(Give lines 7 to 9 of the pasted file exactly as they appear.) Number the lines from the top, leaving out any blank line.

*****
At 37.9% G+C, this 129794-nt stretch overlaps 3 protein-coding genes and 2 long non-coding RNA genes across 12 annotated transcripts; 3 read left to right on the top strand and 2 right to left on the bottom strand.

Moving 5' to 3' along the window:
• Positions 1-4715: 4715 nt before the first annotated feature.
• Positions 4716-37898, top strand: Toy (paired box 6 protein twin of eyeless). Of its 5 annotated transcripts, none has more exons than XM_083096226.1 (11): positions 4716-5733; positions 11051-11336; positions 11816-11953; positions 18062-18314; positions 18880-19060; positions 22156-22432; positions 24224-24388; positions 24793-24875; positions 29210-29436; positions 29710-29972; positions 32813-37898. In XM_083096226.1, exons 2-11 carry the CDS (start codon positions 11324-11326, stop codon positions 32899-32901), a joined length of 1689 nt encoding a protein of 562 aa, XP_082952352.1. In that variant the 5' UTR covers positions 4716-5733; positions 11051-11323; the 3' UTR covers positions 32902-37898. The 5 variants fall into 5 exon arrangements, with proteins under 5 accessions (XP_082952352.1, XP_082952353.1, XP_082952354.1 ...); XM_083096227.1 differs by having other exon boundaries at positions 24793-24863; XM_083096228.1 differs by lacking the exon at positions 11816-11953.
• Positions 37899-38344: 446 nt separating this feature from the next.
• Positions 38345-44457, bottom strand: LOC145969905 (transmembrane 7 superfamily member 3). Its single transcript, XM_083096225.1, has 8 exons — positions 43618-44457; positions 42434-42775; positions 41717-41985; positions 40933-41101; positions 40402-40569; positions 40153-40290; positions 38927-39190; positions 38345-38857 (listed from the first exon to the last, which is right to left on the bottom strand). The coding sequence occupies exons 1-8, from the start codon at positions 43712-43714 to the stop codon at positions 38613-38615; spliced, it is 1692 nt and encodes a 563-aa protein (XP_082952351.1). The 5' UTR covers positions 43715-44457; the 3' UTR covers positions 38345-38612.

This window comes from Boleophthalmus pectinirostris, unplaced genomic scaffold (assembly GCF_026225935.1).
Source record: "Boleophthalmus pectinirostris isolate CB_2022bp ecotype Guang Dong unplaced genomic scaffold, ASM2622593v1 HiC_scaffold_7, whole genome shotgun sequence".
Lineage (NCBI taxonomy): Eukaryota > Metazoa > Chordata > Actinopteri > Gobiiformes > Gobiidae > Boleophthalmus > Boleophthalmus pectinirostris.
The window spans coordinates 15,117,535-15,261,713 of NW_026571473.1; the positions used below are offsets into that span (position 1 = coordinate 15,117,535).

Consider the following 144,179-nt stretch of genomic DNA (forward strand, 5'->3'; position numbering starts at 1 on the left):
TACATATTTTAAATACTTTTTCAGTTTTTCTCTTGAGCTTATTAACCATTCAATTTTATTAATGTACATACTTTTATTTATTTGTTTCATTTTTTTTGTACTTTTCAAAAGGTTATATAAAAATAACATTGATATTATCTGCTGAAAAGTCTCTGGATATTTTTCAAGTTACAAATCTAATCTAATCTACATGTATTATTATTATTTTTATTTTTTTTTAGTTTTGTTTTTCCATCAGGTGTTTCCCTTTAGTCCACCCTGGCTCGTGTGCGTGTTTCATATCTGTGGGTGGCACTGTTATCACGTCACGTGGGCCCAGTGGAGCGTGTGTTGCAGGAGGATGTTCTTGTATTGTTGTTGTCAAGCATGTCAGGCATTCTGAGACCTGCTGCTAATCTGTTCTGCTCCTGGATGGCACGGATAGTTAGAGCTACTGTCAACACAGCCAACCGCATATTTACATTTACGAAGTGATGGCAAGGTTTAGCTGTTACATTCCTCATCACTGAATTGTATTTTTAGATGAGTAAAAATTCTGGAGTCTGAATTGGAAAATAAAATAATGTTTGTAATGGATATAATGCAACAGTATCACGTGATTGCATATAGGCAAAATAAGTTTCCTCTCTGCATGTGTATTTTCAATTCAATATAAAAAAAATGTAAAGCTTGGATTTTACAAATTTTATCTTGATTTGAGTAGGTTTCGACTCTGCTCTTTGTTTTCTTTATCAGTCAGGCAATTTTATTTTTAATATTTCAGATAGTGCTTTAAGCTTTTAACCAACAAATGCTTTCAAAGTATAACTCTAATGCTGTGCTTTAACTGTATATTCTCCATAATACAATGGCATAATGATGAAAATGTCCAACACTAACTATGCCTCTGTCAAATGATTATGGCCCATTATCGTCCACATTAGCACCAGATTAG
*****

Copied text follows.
This window comes from Boleophthalmus pectinirostris, unplaced genomic scaffold (assembly GCF_026225935.1).
Source record: "Boleophthalmus pectinirostris isolate CB_2022bp ecotype Guang Dong unplaced genomic scaffold, ASM2622593v1 HiC_scaffold_7, whole genome shotgun sequence".
Lineage (NCBI taxonomy): Eukaryota > Metazoa > Chordata > Actinopteri > Gobiiformes > Gobiidae > Boleophthalmus > Boleophthalmus pectinirostris.